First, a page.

It’s difficult to talk to a child with a weight problem without putting his or her health at risk or making them feel bad. The article “Weighty Issues: The Big Problem No Parent Wants to Discuss” goes into depth about the statistics, causes, and strategies to work on achieving a healthy weight and warns parents about what not to do when helping their child achieve and maintain a healthy weight.
On the flipside, “Hall of Mirrors: My Daughter’s Battle With Anorexia” shows the struggle and eventual success in overcoming an eating disorder that plagues many kids, female and male, today. This inspiring story also talks about the signs the author missed and how she and her daughter made it through together.
“The articles on our site are invaluable to help parents understand how to approach difficult issues with their children,” Carol said. “For example, parents — mothers especially — should not talk about their weight or if they’re on a diet. It’s one of those little things we take for granted that can have huge impacts on children’s lives.”
She also mentioned the evidence-based studies noting how parents should avoid remarking both positively and negatively on the weight and appearance of others because children pick up these messages and internalize them during these formative years.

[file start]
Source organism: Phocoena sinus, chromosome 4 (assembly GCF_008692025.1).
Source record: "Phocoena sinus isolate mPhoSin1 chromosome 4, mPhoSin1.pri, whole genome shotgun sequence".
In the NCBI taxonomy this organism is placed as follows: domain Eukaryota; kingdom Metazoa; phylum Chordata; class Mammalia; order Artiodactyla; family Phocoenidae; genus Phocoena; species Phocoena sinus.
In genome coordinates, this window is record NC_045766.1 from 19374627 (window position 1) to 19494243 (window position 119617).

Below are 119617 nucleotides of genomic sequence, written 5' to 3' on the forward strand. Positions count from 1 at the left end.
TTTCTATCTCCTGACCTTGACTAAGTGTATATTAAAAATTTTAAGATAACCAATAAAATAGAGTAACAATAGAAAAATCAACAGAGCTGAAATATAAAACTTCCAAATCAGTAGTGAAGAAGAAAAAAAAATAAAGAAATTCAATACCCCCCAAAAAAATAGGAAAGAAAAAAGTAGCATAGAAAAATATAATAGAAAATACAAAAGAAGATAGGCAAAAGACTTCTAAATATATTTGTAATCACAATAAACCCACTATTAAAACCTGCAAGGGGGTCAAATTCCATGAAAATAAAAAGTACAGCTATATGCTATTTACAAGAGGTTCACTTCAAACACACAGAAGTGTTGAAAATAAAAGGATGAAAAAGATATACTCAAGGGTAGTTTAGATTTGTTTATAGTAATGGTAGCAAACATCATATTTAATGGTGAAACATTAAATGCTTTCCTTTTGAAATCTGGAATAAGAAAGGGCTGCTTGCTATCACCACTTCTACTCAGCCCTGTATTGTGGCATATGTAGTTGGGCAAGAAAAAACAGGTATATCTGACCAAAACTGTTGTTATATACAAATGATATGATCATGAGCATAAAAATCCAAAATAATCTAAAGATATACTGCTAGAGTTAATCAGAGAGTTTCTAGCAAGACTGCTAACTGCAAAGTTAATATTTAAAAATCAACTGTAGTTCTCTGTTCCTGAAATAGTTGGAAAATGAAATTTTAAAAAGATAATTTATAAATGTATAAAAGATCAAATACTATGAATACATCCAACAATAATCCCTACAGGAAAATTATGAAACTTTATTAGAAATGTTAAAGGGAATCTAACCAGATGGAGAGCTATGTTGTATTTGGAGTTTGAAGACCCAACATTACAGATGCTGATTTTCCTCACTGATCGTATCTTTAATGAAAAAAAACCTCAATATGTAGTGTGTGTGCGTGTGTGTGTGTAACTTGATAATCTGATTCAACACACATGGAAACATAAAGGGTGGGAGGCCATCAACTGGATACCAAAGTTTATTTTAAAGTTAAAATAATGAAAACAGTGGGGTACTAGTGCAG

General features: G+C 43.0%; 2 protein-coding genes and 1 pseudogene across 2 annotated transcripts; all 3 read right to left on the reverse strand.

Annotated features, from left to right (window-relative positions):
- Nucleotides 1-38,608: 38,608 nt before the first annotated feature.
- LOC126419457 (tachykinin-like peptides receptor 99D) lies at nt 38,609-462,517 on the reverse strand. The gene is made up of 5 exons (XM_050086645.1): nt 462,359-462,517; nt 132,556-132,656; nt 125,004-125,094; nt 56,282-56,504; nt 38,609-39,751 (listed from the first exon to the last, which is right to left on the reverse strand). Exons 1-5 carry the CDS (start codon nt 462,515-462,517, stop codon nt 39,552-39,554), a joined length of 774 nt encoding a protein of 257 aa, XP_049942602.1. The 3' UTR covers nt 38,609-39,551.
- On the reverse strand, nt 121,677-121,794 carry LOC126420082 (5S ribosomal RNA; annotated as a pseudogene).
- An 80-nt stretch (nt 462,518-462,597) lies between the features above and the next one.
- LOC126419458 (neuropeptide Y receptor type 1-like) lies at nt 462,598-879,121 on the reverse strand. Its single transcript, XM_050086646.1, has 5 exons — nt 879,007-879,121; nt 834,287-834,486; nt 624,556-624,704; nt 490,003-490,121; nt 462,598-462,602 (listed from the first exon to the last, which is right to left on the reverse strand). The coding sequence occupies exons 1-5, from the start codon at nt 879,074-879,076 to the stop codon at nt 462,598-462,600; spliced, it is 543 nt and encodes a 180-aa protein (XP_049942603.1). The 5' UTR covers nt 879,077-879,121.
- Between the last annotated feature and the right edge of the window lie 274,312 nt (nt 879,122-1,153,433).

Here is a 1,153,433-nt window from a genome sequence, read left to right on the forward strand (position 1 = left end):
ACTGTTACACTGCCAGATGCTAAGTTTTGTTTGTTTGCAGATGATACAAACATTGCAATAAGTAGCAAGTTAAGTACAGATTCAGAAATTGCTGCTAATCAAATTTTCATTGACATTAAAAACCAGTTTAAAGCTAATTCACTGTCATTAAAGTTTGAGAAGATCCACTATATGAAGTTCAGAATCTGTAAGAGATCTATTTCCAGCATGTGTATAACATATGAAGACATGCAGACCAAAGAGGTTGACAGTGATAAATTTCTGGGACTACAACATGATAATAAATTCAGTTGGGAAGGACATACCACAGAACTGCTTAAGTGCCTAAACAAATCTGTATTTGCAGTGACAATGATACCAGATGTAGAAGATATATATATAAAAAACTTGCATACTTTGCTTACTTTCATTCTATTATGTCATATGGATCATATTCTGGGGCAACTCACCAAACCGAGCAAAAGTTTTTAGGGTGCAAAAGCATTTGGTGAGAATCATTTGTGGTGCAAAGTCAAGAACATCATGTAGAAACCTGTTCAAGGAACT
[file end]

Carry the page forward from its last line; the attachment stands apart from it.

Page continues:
Both science and common sense tell us parents can have dramatic impacts on the academic and emotional growth of their children, and GreatSchools provides a comprehensive tool set to empower parents to proactively work toward their kids’ success in life.
“Our goal is to be the go-to place to help parents raise their children in terms of education and parenting,” Carol said.
GreatSchools is currently in the process of launching a new initiative to continue meeting that goal with its high school grade-by-grade monthly newsletter. Parents who sign up simply indicate what high school level their child is in, and each month they receive a newsletter tailored for that grade level.
“Some of it is helping them prepare their kids for college,” Carol said. “But a lot of it is parenting teens and giving them advice on the best ways to raise their child at this particular moment.”
With resources like this, GreatSchools is helping parents not only find the right schools for their children but is also empowering them to rear well-adjusted, emotionally intelligent kids.